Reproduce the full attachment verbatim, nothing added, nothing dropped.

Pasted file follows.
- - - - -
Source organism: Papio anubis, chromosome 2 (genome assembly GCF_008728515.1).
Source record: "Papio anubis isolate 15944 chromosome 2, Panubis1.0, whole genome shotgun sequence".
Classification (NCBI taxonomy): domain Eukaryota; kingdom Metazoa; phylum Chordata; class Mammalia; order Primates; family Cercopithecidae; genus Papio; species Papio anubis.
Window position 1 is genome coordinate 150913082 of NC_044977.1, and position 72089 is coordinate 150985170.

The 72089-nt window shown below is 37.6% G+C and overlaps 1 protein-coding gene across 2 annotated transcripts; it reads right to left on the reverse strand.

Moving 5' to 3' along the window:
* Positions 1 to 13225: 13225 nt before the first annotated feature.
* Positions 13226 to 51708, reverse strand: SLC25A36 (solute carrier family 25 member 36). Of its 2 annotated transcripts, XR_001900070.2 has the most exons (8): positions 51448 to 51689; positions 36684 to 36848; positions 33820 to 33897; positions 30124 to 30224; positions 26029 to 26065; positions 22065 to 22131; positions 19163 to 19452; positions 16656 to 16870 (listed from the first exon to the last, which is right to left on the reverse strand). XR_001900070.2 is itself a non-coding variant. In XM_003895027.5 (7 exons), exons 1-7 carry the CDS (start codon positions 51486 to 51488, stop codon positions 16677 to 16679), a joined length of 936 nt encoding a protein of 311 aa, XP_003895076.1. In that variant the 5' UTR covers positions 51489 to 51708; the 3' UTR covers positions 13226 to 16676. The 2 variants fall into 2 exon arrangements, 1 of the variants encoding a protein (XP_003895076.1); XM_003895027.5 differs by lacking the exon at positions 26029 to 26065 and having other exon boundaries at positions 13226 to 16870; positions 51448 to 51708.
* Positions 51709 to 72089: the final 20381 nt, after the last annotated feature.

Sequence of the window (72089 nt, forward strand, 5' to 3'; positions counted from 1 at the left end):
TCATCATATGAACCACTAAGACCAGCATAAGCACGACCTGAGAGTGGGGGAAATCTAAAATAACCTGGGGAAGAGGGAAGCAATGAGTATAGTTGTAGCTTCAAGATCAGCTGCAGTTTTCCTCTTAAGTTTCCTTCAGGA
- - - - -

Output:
Source organism: Papio anubis, chromosome 2 (genome assembly GCF_008728515.1).
Source record: "Papio anubis isolate 15944 chromosome 2, Panubis1.0, whole genome shotgun sequence".
Classification (NCBI taxonomy): domain Eukaryota; kingdom Metazoa; phylum Chordata; class Mammalia; order Primates; family Cercopithecidae; genus Papio; species Papio anubis.
Window position 1 is genome coordinate 150913082 of NC_044977.1, and position 72089 is coordinate 150985170.

The 72089-nt window shown below is 37.6% G+C and overlaps 1 protein-coding gene across 2 annotated transcripts; it reads right to left on the reverse strand.

Moving 5' to 3' along the window:
* Positions 1 to 13225: 13225 nt before the first annotated feature.
* Positions 13226 to 51708, reverse strand: SLC25A36 (solute carrier family 25 member 36). Of its 2 annotated transcripts, XR_001900070.2 has the most exons (8): positions 51448 to 51689; positions 36684 to 36848; positions 33820 to 33897; positions 30124 to 30224; positions 26029 to 26065; positions 22065 to 22131; positions 19163 to 19452; positions 16656 to 16870 (listed from the first exon to the last, which is right to left on the reverse strand). XR_001900070.2 is itself a non-coding variant. In XM_003895027.5 (7 exons), exons 1-7 carry the CDS (start codon positions 51486 to 51488, stop codon positions 16677 to 16679), a joined length of 936 nt encoding a protein of 311 aa, XP_003895076.1. In that variant the 5' UTR covers positions 51489 to 51708; the 3' UTR covers positions 13226 to 16676. The 2 variants fall into 2 exon arrangements, 1 of the variants encoding a protein (XP_003895076.1); XM_003895027.5 differs by lacking the exon at positions 26029 to 26065 and having other exon boundaries at positions 13226 to 16870; positions 51448 to 51708.
* Positions 51709 to 72089: the final 20381 nt, after the last annotated feature.

Sequence of the window (72089 nt, forward strand, 5' to 3'; positions counted from 1 at the left end):
TCATCATATGAACCACTAAGACCAGCATAAGCACGACCTGAGAGTGGGGGAAATCTAAAATAACCTGGGGAAGAGGGAAGCAATGAGTATAGTTGTAGCTTCAAGATCAGCTGCAGTTTTCCTCTTAAGTTTCCTTCAGGA